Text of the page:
In the 1980s Nicaragua, a poor Central American country, became the focus of Cold War politics. Like Chile in 1973, a Marxist government was in our hemisphere, and our leaders wanted to overthrow it by supporting a group called the Contras who shared our ideology. Unfortunately they were among the worst human rights abusers on the planet. Can we ignore human rights abuses in the name of being on the right side of Cold War ideology?
Around 1985 I got really fired up for the first time about a political issue. The issue was whether Congress was going to appropriate money to this group of essentially terrorists who were trying to overthrow the government of Nicaragua.
It all started with the revolution in 1979 when the Sandinistas came to power in Nicaragua. The Sandinistas were, dare I say it, oh no --- socialists, or even worse communists. Our right wing government led by Reagan was intent on getting rid of the Sandinistas by any means necessary.- just as they had with Salvadore Alliende's Chili in 1973. Aiding the Contras became the way for the administration to accomplish their goals without sending American soldiers. So money was funneled covertly through the CIA to the Nicaraguan Contras. But when Congress found out, they banned the covert funding and Reagan had to go to Congress and overtly ask for funding.
A Human Rights Watch report found that
The Contras were guilty of targeting health care clinics and health care workers for assassination; kidnapping civilians; torturing and executing civilians, including children, who were captured in combat; raping women; indiscriminately attacking civilians and civilian homes; seizing civilian property; and burning civilian houses in captured towns.
The Contras turned out to be a disorganized untrained band of losers who never succeeded in taking any territory inside Nicaragua. However, there were many documented cases of the Contras killing, maiming, or torturing innocent people. But it mattered not to the administration, whose anti-communist cold war ideology trumped all other considerations. They manipulated the public by referring to the Contras as "freedom fighters" and conjuring up images of the Soviet Union having a foothold in our own back yard. Pretty soon every country south of Texas would be Communist red if we don't send aid to the Contras.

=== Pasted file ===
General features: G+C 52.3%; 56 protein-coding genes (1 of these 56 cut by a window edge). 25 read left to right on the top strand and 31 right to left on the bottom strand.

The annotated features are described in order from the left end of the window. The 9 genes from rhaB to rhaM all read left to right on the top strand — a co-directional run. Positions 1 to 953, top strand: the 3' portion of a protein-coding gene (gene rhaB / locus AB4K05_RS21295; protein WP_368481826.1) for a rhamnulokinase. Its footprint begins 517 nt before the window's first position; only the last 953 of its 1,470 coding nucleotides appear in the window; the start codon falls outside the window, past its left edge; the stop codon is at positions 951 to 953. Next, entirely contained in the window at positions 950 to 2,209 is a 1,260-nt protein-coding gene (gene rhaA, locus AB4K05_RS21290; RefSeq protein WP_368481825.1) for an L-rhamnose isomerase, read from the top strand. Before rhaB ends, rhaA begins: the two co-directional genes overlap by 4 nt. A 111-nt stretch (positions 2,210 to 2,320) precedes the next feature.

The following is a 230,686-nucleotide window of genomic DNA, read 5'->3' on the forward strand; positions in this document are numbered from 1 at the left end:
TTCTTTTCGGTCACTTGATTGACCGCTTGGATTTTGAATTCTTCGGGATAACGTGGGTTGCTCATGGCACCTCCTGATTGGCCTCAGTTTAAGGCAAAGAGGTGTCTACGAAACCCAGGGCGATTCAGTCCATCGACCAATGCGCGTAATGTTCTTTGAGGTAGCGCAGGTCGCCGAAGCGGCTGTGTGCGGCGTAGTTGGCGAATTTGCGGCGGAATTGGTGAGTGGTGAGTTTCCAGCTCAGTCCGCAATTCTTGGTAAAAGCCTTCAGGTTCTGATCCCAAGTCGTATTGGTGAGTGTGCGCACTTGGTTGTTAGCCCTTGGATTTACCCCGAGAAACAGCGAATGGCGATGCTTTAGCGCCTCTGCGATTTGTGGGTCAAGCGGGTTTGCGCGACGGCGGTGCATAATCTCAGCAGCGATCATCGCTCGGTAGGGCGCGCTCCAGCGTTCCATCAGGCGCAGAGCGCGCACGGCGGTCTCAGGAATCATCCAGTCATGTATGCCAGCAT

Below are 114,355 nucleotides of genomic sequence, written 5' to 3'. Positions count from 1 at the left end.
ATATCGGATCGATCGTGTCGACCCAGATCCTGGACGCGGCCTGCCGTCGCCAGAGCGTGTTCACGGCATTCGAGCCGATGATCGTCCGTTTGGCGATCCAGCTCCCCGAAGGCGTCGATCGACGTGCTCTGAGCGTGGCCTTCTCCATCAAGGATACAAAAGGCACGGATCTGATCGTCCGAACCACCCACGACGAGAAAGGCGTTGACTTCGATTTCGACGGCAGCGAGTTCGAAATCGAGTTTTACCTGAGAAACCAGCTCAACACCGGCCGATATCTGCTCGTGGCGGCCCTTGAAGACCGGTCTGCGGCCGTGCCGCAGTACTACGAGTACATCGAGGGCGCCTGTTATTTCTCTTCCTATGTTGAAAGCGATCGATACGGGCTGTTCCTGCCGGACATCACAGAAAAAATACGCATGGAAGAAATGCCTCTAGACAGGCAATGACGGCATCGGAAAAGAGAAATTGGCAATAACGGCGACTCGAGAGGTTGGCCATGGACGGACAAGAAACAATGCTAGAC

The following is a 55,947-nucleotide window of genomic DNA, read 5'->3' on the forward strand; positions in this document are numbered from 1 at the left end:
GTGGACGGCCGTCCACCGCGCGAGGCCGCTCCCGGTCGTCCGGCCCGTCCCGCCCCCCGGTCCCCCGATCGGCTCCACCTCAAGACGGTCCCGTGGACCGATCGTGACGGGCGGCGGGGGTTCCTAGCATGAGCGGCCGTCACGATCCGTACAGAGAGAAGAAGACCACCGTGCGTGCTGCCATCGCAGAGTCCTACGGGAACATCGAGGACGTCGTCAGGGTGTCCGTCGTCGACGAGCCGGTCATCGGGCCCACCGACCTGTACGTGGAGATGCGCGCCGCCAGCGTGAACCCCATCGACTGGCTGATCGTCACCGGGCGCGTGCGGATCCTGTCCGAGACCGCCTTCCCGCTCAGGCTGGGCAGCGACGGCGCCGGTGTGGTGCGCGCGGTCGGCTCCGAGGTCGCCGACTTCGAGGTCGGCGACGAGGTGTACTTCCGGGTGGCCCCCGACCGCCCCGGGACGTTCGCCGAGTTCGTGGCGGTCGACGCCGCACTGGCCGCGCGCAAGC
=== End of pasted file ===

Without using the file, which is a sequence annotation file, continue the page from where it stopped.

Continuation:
This was the first time in my adult life I'd seen a government completely try to manipulate public opinion by using Communist fear mongering. To me, it was a case of right and wrong, good and evil. It's not our business to be overthrowing governments just because we don't like their politics. But especially not with a band of terrorists who are conveniently renamed "freedom fighters" but turn out to be most repugnant to our American values.
Aid to the contras in 1985 and 1986 had its twists and turns. I think the sequence went like this:
Congress says no the $14 million for the Contras
Ortega visits New York and gets expensive new glasses.
Ortega goes to Moscow to beg for aid from his friends, the evil empire
Congress approves $27 million for the Contras, because Ortega went to Moscow
Iran/Contra gets exposed. Oops, now the people know they traded arms for hostages to Iran, and diverted the proceeds of the arms sale to the Contras. You can't make this stuff up. More later -
Nicaragua did get rid of the Sandinistas - by having an opposition candidate win an election. What a concept! And the collapse of the Soviet Union a few years later made the Nicaragua story seem so foolish - that we should fear a tiny little country of peasants who are desperately poor just because their political ideology is different from ours.